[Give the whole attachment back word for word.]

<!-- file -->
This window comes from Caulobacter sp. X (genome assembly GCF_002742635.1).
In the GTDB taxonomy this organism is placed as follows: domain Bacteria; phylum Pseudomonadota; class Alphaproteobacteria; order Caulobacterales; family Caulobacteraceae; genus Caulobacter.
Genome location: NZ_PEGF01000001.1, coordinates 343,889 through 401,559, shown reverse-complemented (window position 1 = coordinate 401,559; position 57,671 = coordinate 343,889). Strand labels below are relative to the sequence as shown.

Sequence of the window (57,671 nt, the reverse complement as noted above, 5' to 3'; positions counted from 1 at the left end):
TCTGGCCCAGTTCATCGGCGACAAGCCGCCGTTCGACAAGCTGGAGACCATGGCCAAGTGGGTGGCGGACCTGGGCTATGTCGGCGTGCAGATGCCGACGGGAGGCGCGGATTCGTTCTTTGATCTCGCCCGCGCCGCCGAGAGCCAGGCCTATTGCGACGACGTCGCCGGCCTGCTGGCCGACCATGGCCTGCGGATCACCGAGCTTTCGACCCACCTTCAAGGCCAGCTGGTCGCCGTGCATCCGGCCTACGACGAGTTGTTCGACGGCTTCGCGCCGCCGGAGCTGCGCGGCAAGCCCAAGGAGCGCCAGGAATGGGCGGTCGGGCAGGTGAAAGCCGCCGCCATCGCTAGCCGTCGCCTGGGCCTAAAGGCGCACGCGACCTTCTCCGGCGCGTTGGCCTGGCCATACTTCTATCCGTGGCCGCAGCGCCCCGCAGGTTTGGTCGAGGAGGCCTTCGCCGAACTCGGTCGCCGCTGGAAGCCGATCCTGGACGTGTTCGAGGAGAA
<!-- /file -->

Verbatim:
This window comes from Caulobacter sp. X (genome assembly GCF_002742635.1).
In the GTDB taxonomy this organism is placed as follows: domain Bacteria; phylum Pseudomonadota; class Alphaproteobacteria; order Caulobacterales; family Caulobacteraceae; genus Caulobacter.
Genome location: NZ_PEGF01000001.1, coordinates 343,889 through 401,559, shown reverse-complemented (window position 1 = coordinate 401,559; position 57,671 = coordinate 343,889). Strand labels below are relative to the sequence as shown.

Sequence of the window (57,671 nt, the reverse complement as noted above, 5' to 3'; positions counted from 1 at the left end):
TCTGGCCCAGTTCATCGGCGACAAGCCGCCGTTCGACAAGCTGGAGACCATGGCCAAGTGGGTGGCGGACCTGGGCTATGTCGGCGTGCAGATGCCGACGGGAGGCGCGGATTCGTTCTTTGATCTCGCCCGCGCCGCCGAGAGCCAGGCCTATTGCGACGACGTCGCCGGCCTGCTGGCCGACCATGGCCTGCGGATCACCGAGCTTTCGACCCACCTTCAAGGCCAGCTGGTCGCCGTGCATCCGGCCTACGACGAGTTGTTCGACGGCTTCGCGCCGCCGGAGCTGCGCGGCAAGCCCAAGGAGCGCCAGGAATGGGCGGTCGGGCAGGTGAAAGCCGCCGCCATCGCTAGCCGTCGCCTGGGCCTAAAGGCGCACGCGACCTTCTCCGGCGCGTTGGCCTGGCCATACTTCTATCCGTGGCCGCAGCGCCCCGCAGGTTTGGTCGAGGAGGCCTTCGCCGAACTCGGTCGCCGCTGGAAGCCGATCCTGGACGTGTTCGAGGAGAA